Bitterroot – plant of the Fraser River gold rush

Before the Fraser River gold rush, bitterroot was an important food staple for the indigenous people of the Sheowk’tm (Thompson River). The people of the Thompson River, known as Nlaka’pamux, valued this versatile plant for its roots.

Bitterroot - illustration by Mary E. Eaton

Bitterroot – illustration by Mary E. Eaton

The roots could be eaten raw or cooked, alone or in a mixed dish; they were even steeped as a tea. If the roots were cured for storage, either before or after cooking, it was only a matter of soaking them for a few minutes in warm water to reconstitute and tenderise them before consumption.

Fresh roots were consumed raw or lightly steamed while the dried roots were usually boiled to be eaten alone or added to a variety of souplike stews of which salmon eggs were a common ingredient. As in traditional times, along with other root food vegetables, a favourite but occasional method of cooking bitterroot is to steam it in underground pit ovens.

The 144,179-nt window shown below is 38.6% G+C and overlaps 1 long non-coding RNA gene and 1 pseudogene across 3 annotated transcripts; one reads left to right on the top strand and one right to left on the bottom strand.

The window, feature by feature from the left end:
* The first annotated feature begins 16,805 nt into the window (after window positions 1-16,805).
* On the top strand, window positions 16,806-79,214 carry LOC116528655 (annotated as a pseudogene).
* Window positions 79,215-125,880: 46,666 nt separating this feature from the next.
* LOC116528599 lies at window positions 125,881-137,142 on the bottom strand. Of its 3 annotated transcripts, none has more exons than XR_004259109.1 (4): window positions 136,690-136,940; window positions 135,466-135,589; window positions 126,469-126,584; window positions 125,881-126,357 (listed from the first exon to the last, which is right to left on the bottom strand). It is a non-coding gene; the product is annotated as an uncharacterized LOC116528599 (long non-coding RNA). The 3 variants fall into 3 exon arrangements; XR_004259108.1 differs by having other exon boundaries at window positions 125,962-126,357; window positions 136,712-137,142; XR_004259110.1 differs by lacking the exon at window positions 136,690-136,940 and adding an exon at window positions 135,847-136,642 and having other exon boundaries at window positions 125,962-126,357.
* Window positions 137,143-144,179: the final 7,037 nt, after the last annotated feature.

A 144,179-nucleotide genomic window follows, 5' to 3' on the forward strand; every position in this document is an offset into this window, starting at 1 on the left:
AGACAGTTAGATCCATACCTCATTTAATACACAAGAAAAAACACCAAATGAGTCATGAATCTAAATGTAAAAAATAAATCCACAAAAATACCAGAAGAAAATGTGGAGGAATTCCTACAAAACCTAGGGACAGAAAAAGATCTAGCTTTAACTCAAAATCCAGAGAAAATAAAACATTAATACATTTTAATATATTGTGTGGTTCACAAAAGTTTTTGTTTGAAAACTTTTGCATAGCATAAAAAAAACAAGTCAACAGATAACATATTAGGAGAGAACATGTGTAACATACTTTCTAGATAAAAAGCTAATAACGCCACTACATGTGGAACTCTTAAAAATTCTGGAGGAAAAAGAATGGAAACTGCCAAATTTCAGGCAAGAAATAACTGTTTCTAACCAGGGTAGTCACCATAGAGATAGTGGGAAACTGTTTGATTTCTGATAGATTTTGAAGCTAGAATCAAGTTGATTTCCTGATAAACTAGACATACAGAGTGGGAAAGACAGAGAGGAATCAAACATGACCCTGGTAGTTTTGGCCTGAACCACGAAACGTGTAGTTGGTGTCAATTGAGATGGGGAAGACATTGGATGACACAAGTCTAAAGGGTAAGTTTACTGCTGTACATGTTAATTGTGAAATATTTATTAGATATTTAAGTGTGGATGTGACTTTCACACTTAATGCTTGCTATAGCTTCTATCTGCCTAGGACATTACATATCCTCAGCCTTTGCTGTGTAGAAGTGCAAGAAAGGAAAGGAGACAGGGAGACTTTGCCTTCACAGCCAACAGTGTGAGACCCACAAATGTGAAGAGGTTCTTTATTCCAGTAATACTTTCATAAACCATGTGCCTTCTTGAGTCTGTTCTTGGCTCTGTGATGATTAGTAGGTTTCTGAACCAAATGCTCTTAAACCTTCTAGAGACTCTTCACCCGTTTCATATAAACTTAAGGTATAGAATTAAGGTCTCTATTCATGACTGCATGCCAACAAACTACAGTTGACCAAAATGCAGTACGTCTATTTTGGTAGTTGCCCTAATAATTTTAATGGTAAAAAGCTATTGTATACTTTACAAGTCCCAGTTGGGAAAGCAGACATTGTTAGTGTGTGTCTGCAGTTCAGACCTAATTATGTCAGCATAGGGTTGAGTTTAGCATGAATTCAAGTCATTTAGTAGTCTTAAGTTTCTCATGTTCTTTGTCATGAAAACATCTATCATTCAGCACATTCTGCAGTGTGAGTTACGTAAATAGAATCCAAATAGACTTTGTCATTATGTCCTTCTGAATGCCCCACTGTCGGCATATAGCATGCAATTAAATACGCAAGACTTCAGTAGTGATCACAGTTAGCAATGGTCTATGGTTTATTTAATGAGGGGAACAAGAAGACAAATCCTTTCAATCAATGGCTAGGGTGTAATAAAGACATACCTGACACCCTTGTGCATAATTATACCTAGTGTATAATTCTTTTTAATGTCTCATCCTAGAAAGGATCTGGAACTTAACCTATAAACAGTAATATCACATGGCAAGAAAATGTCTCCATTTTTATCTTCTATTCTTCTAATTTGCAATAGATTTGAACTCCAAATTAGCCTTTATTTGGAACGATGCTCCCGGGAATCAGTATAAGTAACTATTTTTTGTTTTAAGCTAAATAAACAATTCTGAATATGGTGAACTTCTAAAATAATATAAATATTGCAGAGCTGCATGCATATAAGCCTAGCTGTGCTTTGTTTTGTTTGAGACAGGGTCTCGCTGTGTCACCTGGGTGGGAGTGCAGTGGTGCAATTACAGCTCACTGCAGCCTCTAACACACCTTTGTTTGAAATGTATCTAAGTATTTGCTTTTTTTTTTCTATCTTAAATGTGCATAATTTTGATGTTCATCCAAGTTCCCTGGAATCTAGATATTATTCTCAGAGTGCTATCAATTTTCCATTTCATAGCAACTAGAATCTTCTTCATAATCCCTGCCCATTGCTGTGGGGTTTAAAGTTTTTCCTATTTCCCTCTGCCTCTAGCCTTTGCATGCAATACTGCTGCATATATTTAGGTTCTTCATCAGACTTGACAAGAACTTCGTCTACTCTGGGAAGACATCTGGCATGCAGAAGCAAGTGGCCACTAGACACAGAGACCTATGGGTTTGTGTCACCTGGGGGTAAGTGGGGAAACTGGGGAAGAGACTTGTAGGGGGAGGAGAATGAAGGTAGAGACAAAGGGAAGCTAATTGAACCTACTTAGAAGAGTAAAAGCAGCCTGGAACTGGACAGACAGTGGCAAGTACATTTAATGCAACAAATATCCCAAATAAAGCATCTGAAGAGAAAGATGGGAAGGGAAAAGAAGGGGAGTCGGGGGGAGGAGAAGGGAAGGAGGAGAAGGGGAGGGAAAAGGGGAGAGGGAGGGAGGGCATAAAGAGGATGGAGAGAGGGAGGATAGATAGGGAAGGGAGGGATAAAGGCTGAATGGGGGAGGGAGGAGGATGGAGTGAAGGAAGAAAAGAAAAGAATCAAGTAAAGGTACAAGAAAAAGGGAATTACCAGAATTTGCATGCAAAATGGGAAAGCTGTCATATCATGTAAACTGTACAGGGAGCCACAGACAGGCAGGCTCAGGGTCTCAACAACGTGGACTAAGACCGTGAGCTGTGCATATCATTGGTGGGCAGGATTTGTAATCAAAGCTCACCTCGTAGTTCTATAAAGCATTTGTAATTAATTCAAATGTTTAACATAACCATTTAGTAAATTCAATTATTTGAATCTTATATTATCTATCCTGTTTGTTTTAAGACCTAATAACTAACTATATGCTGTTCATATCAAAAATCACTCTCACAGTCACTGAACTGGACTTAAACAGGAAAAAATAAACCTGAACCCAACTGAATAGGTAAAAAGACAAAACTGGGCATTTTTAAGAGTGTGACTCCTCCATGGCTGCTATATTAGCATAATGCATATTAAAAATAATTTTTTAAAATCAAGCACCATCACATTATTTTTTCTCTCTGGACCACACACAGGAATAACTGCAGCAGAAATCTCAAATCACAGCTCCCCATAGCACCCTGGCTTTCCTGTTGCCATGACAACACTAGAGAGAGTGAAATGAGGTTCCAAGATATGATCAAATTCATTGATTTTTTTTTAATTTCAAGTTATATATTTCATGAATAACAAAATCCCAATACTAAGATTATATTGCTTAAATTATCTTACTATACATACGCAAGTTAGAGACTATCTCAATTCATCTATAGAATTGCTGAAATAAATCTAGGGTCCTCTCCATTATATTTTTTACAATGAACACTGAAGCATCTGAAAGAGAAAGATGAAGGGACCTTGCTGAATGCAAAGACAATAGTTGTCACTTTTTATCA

Bitterroot was also prepared in bannock and dumplings. Their basic recipe called for water, flour, salt and or sugar with any combination of bitterroot, saskatoon berries or other available berry ingredients.